2. Prusaslicer default settings aren’t as good as Cura
Tests were done to compare the printing precision between PrusaSlicer and Cura using the default profiles on each. It was found that Cura was more precise. The supports that are printed to hold up designs are removed after printing using pliers.
It was found that the supports printed by PrusaSlicer were much more difficult to remove. This means that the entire support wouldn’t come off in one piece, and more sanding and touch-ups are required when printing using PrusaSlicer.
But, it’s important to note that the prints were done using the default profiles. And PrusaSlicer and Cura can be significantly improved by working on calibrating the profile to your specific printer. And after doing some calibration it’s likely that both will print with about the same precision.
3. User interface differences – Cura is more user friendly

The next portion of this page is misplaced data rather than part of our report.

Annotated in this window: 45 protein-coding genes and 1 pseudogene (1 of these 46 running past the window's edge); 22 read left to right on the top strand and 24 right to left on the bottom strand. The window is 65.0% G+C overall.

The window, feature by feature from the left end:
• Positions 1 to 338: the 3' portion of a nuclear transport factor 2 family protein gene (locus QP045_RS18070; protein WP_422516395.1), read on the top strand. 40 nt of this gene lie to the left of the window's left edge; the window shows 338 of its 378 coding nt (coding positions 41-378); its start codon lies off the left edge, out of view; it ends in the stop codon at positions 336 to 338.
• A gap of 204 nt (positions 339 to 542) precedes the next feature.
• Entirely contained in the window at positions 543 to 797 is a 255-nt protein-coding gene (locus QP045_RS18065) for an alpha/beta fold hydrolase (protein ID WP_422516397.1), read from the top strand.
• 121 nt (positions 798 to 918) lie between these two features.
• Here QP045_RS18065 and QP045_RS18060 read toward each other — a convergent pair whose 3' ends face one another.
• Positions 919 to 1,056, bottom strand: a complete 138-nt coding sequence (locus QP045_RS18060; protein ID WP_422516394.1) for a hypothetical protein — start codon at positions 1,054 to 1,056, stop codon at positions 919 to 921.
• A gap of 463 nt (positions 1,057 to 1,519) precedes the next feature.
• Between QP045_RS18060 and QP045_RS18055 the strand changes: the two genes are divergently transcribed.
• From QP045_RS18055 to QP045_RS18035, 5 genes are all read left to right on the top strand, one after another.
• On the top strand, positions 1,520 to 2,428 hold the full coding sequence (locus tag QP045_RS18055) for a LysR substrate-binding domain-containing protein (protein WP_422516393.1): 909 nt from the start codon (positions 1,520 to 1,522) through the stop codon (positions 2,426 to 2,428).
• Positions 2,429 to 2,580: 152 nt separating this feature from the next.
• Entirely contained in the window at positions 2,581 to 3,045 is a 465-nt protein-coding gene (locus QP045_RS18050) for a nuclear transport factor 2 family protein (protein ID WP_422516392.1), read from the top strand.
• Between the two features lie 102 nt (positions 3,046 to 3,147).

When first using Cura compared to PrusaSlicer there is a noticeable difference in how easy Cura is to use compared to PrusaSlicer.
The user interface is more intuitive, which makes what you need to do easier to find. So, if you’re a beginner AND you’re not using a Prusa 3D printer I recommend using Cura.
However, there are some advantages to Prusaslicer. Specifically, Prusaslicer has the option to place a marker and pause the print halfway through, out of the box. Whereas with Cura, you need to add it yourself manually. And the pause feature on Prusaslicer is a bit easier to use.
Another advantage of PuraSlicer is that you can search for settings using the search box in the middle. This makes it much more convenient than checking each of the menus, to find what you’re looking for (source: MakeWithTech).
Overall, though Cura has a better user interface.
4. Cura supports more printers than PrusaSlicer
Out of the box, Cura supports more 3D printers. This makes it a better option as long as you aren’t using a PrusaSlicer 3D printer. In which case a PrusaSlicer 3D printer is better because it’s designed specifically for that purpose.
To use other printers on PrusaSlicer it’s more common that you’ll need to install additional files which can be a bit time-consuming. It also doesn’t support as wide a range. This means some 3D printers simply won’t work with PrusaSlicer.
5. Amount and frequency of updates – about the same